Futures and Options

In modern financial markets, instruments known as "derivatives" play an important role. The most important derivatives are futures and options.

A futures contract is a promise to deliver a well-specified commodity at some future date. A classic user of a futures contract would be a farmer trying to lock in the price of corn that is not yet ready for market. Suppose that today is the first of June, and the farmer sees that in the futures market the price of corn for delivery in August is $4 a bushel. The farmer, whose corn will be ready for delivery in August, could wait until then to sell the corn. However, the price of corn could go up or down between now and August.

If the farmer likes the price of $4 a bushel, the farmer can sell an August futures contract to deliver, say 10,000 bushels of corn. Such contracts are traded on the Chicago Mercantile Exchange, which is a bit like the New York Stock Exchange.

In theory, the farmer has promised to deliver corn in August to whoever purchased the futures contract. However, when August rolls around, the farmer is not going to come waltzing onto the floor of the Merc with 10,000 bushels of corn. In August, the farmer buys back the futures contract at the price that prevails in August. If the price of corn has fallen to, say, $3 a bushel, the farmer makes a profit of $10,000 on the futures market transactions. Conversely, if the price of corn goes up to $5 a bushel in August, the farmer loses $10,000 on the futures contract transactions.

Also in August, the farmer sells the 10,000 bushels of corn in a local market at the prevailing price. If the price is $3 a bushel, the farmer gets $30,000. If the price is $5 a bushel, the farmer gets $50,000.

Notice that no matter what happens to the price of corn, when the farmer sells a futures contract the farmer is bound to receive $40,000 one way or the other. The value of the corn that is sold in August plus (or minus) the profit (or loss) on the futures contract will equal $40,000. The farmer's transactions in the futures market are known as hedging. A hedge is a way of reducing your losses if prices move against you while limiting your gains if prices move favorably.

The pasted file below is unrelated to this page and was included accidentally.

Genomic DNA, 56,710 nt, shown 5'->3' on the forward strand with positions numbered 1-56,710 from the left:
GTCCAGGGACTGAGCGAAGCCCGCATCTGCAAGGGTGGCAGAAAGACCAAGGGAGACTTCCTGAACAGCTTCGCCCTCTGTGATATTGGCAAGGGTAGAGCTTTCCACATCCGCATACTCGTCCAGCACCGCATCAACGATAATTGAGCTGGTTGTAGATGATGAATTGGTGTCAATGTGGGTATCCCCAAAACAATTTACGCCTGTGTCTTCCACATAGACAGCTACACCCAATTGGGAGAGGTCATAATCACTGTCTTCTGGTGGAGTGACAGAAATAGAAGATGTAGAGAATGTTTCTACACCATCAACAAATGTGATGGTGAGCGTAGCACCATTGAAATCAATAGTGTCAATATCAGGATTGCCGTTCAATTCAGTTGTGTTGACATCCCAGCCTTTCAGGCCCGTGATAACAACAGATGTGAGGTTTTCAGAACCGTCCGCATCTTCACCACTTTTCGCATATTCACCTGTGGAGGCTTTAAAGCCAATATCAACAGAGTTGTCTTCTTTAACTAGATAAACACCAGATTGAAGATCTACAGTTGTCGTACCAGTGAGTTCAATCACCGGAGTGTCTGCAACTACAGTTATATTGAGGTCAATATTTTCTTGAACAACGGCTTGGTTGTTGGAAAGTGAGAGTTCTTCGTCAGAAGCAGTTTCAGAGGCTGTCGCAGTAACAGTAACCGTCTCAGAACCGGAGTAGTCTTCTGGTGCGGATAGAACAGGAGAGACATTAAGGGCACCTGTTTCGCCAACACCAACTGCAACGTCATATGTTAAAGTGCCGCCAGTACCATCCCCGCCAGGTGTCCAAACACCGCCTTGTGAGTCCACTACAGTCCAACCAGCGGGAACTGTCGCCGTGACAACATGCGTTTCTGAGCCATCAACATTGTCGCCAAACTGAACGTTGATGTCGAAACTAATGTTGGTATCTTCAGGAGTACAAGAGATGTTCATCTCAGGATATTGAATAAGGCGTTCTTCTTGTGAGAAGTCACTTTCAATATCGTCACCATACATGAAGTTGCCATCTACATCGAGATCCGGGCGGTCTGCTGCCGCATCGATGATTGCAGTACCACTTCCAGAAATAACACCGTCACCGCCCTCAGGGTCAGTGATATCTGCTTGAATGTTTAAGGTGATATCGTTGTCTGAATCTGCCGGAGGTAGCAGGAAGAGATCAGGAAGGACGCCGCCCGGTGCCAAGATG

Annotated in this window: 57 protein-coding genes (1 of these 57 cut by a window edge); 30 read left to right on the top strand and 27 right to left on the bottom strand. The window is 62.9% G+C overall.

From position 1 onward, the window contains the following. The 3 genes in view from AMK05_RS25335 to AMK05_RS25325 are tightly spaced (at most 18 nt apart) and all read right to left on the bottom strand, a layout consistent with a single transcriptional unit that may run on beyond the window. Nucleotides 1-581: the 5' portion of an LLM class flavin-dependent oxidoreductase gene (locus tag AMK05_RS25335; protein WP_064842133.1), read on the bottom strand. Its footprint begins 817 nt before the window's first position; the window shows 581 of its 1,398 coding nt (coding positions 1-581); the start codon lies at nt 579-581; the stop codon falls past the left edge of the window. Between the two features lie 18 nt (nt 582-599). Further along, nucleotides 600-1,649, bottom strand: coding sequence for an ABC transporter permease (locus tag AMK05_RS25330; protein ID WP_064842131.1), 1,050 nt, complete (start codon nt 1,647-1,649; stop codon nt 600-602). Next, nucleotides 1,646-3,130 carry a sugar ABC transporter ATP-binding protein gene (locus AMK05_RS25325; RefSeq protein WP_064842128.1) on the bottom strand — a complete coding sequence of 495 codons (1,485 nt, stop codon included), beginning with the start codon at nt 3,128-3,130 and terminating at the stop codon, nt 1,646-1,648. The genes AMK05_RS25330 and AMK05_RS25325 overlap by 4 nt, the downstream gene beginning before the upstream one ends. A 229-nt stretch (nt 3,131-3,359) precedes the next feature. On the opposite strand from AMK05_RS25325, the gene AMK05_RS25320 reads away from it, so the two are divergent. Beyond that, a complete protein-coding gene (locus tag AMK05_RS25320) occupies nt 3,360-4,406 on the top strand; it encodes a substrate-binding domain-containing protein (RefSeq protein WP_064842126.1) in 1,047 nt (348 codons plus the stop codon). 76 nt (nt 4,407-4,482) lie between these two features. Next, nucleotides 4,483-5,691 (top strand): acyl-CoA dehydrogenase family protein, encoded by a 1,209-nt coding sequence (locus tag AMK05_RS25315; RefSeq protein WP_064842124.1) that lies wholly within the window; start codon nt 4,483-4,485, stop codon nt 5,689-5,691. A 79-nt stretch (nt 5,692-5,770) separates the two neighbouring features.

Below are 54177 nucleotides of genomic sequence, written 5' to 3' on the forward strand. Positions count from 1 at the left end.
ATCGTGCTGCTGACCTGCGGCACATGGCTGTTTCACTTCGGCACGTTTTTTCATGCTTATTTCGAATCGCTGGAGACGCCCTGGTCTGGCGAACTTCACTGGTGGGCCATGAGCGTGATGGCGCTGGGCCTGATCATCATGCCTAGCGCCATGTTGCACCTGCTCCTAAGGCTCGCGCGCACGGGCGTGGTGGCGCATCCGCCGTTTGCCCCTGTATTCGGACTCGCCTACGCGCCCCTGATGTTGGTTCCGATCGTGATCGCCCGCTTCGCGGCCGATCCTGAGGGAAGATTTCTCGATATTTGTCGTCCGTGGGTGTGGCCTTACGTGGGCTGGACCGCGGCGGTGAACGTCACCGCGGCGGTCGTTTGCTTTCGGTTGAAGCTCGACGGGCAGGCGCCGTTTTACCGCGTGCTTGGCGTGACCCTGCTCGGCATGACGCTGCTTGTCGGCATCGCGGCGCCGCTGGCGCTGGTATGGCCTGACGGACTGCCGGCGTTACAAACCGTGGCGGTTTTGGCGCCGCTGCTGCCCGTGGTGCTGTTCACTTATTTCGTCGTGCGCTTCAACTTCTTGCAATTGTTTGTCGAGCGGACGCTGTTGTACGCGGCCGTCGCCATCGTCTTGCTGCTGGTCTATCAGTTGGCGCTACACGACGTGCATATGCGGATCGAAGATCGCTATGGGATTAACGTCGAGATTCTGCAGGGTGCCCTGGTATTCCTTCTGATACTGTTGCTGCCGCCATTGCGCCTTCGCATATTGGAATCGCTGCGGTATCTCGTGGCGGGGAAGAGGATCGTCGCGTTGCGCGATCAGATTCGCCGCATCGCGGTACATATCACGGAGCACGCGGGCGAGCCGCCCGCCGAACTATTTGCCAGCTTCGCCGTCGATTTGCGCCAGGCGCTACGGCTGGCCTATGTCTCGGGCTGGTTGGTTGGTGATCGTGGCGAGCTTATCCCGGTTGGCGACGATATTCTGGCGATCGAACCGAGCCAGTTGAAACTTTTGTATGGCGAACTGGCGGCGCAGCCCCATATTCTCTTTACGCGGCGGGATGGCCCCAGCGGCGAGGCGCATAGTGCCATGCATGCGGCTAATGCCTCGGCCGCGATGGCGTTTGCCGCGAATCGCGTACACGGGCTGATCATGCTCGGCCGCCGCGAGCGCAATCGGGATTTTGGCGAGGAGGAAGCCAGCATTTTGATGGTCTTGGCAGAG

Today's price of corn is known as the spot price. The relationship between futures prices and spot prices is governed by the cost of storage. If the cost of storing corn for two months, which includes the interest cost of borrowing money to buy and hold corn for two months as well as the cost of renting a silo, is one percent of the spot price of corn, then the futures price should be one percent over the spot price. If the futures price were higher than that, then speculators would sell corn futures contracts, buy corn in the spot market and store it, making a sure profit. Conversely, if the futures price were too low, speculators could buy in the futures market and sell in the spot market and make a sure profit. These sorts of transactions that force prices at different times and places to stay in line with one another are called arbitrage.

Arbitrage between cash and futures prices ensures that something that affects the price of a commodity at any point in time will affect it at all points in time. For example, if information that arrives in April suggests that the demand for gasoline will be particularly high in June, this will cause the June futures price to rise. Speculators will see that it is profitable to buy gasoline now and store it until June, so that they will bid up the price of gasoline now. Thus, the spot price of gasoline will rise right away.


An option is the right to buy something at a particular price, known as the strike price. For example, suppose that Freddie Mac stock is trading for $60 a share in July, and I pay $50 for an August call option to buy 100 shares at a strike price of $62 a share. Between now and August, if the price of Freddie Mac stock goes above $62 a share, I may choose to exercise my option. If the price reaches $63 a share, then I can exercise my option to buy 100 shares at $62 a share and then immediately sell those 100 shares for $63 a share, for a profit of $100 (minus the $50 that I paid for the option).

On the other hand, if the price of the stock goes below the strike price, I do not have to exercise my option to buy it at the strike price. Instead, I leave the option unexercised.

Options only last a finite amount of time. The last day that I can exercise my option is called the expiration date. On the expiration date, if the price of the stock is below the strike price, then my call option expires worthless. Otherwise, the value of the option on the expiration date will be proportional to the difference between the price of the stock and the strike price of the option.